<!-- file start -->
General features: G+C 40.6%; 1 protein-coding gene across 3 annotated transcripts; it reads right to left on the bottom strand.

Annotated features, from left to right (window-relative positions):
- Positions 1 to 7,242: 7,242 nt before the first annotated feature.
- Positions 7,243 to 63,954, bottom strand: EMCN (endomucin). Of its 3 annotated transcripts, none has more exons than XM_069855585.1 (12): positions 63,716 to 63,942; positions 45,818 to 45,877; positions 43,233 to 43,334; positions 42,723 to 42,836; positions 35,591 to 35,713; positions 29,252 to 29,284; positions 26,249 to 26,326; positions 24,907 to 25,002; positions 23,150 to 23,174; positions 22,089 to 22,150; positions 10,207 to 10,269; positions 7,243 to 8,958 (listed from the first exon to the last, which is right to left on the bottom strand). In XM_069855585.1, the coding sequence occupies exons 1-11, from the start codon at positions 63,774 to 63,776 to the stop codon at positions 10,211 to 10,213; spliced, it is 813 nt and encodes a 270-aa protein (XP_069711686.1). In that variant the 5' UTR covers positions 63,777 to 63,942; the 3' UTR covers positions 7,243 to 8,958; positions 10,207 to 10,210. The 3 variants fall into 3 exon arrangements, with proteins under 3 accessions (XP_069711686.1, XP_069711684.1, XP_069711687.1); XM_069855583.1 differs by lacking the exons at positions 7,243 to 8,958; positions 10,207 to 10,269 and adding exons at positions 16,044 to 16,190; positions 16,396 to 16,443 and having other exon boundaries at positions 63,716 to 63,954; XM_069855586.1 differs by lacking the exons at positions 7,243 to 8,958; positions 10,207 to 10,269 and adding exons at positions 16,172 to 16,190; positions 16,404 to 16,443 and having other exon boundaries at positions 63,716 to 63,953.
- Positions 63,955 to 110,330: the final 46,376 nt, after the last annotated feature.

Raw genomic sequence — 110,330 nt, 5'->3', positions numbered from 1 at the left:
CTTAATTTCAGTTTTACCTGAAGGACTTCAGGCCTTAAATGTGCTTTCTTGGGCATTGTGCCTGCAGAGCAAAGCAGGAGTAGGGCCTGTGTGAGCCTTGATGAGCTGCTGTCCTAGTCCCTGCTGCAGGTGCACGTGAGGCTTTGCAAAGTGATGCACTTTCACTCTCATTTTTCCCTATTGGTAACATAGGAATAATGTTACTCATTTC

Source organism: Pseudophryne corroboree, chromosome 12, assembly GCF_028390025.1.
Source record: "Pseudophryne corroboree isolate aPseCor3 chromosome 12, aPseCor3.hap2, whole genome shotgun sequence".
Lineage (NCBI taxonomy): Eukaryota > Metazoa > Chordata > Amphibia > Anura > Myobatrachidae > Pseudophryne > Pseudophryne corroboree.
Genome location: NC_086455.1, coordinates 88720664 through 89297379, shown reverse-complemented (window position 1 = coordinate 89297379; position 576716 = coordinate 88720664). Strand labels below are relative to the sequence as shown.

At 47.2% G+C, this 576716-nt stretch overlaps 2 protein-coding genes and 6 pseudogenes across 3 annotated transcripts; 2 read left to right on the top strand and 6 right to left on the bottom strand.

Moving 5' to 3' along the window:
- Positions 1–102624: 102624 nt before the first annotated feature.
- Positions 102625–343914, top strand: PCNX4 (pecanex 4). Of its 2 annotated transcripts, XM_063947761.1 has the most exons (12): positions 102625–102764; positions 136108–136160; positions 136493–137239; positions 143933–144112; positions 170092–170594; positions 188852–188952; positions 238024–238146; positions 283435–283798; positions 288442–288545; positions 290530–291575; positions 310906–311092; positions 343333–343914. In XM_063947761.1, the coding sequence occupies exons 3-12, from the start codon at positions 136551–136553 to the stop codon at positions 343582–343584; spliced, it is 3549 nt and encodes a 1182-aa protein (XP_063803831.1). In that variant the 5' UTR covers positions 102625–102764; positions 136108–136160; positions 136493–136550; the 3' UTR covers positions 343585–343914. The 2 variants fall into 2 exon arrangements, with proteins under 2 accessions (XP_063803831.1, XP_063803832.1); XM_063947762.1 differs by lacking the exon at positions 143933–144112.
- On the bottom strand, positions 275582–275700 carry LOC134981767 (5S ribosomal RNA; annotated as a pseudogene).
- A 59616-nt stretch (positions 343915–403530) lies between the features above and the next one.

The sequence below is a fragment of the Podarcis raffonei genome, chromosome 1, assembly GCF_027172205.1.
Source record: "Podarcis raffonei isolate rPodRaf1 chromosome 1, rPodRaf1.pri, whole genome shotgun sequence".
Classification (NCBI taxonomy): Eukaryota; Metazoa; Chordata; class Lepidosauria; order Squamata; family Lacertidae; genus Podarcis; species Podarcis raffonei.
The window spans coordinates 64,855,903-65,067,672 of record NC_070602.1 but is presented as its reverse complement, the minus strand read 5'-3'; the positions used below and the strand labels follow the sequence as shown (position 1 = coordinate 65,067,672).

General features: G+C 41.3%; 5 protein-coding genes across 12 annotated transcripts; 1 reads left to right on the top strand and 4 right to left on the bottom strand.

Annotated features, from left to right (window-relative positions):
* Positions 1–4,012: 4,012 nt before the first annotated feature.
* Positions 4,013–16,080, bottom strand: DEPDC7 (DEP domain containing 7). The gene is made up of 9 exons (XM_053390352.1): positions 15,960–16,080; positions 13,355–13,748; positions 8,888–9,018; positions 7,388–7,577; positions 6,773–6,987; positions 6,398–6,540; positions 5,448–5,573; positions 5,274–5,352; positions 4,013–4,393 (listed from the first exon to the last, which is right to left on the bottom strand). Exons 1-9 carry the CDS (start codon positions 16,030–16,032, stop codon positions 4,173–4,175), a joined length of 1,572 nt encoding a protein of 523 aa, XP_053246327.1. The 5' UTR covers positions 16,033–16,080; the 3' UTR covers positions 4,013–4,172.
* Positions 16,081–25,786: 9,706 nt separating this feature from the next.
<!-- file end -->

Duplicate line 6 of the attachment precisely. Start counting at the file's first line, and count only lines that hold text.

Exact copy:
Raw genomic sequence — 110,330 nt, 5'->3', positions numbered from 1 at the left: